Pastor Cal's
Weekly Message

These messages
contain the manuscript
that the Pastor uses to
prompt him as he
preaches each Sunday
morning at worship.

The actual sermon may
vary but this will give
you an idea of what he
said if you missed the

We hope to have audio
or video clips of his
messages and the
special music we enjoy  
available on this site  by
next fall.
Central Baptist Church of Westerly
16 Elm Street, Westerly, RI   02891
Phone: (401) 596-4929     

Check out our blog at Central Baptist Life
You Get What You Pay For

May 15, 2011                                                                Acts 2:42-47

Several years ago a fellow Rotarian asked me how much it cost to be a member of my
church. It was a strange question. I knew it arrived out of the fact that we just had an
increase in our annual dues in the club.

Always reaching out to get people to think about joining the church, I immediately told him
that it didn’t cost anything. Anyone could become a member. All you had to do was come. It
seemed like the right answer at the time.

But over the years I have thought long and hard about the answer I gave him. The truth is
that if I were to answer him today, I might come up with a very different response.

You and I know that there is a cost to being a Christian disciple and a price to be paid for
belonging to the body of Christ. I’m not just talking about our tithes and offerings. I am
talking about the price that Christ paid to purchase our pardon. It didn’t come cheaply. He
gave his life on the cross so that we might have communion with God.

I’m also talking about the price paid by the early disciples as they faced persecution to
come together. Many of them were beaten, imprisoned and even killed simply because they
were associated with the church.

The cost today may pale in comparison but there is still a cost. You and I know that because
we are paying the price. Whenever you get involved in something you have to give up
something of yourself for the good of the whole. In the book of acts we get a description of
what life was like for the early church. We just heard it a few minutes ago.

The people came together to break bread, to learn about Christ and to share one another’s
burdens. The passage even goes so far as to suggest that they lived communally and took
care of each other’s financial concerns as well. They sold their personal property and used
the money to care for others.

When you look at the early church and compare it to many of our churches today, we ask
for far less from our members. To many people today, the answer I gave my friend seems
just about right. We come on Sunday. We put a few dollars in the plate. We enjoy a good
show and then we go home. But that is not church, at least not the church that Christ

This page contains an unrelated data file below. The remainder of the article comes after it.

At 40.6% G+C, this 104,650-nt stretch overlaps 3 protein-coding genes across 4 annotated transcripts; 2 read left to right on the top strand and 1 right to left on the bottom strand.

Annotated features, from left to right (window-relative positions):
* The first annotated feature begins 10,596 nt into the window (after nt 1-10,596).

envisioned when we gave it the power to change the world.

The truth is that we are often guilty of investing as little as possible into this thing called
church today. It has become for many people an extra-curricular activity whereas for the
early Christians it was at the heart of their whole life.

The church was meant to be like the huge redwood trees in California. They are are
amazing. They are the largest living things on earth and the tallest trees in the world. Some
of them are 300 feet high and more than 2,500 years old. You would think that trees that
large would have a tremendous root system, reaching down hundreds of feet into the earth.
But that is not the case. Redwoods have a very shallow root system. The roots of these trees
are, however, intertwined. They are tied in with each other; interlocked. Thus, when the
storms come and the winds blow the redwoods still stand. With an interlocking root system
they support and sustain each other. They need one another to survive.

That was God’s plan for the church when it was born. When one is baptized, one is baptized
into the body of Christ. Through Christ we are bound together in a community of faith.
Belonging to Christ, we belong to each other. Fellowship with Christ means fellowship with
each other. Through Christ, God has made us a family, a community of faith. This is our
God-given support system. As such, it is intended to meet some crucial needs in our lives.

The problem is that too many people fail to develop the roots in the church that will sustain
them over time. They don’t want to pay the price. Well the old adage is true: You get what
you pay for.

Those of us who have invested our lives in the church have received great bonuses. Our
faith has grown. We have a deeper relationship with Christ. We also have found friends
who have supported and encouraged us through the storms of life.

I think one of the reasons people and churches fail to connect and thrive is because we have
bought into a way of thinking about church that leaves out this aspect of belonging. Dallas
Willard, in his book The Divine Conspiracy, has suggested that to many people Christianity
is all about sin management. The church has become obsessed with pointing out sin to the
world and forgotten its very roots. As a result, instead of making disciples and building
communities where the love of Christ is on display, we have become paper tigers that look
nice but have lost their ability to transform hearts and lives.

The truth is that Jesus dealt with sin when he went to the cross. It was his love that
overcame its power in our lives. Yes, it is important to identify sin and avoid it in our lives
but that is not and was never intended to be the focus of the church.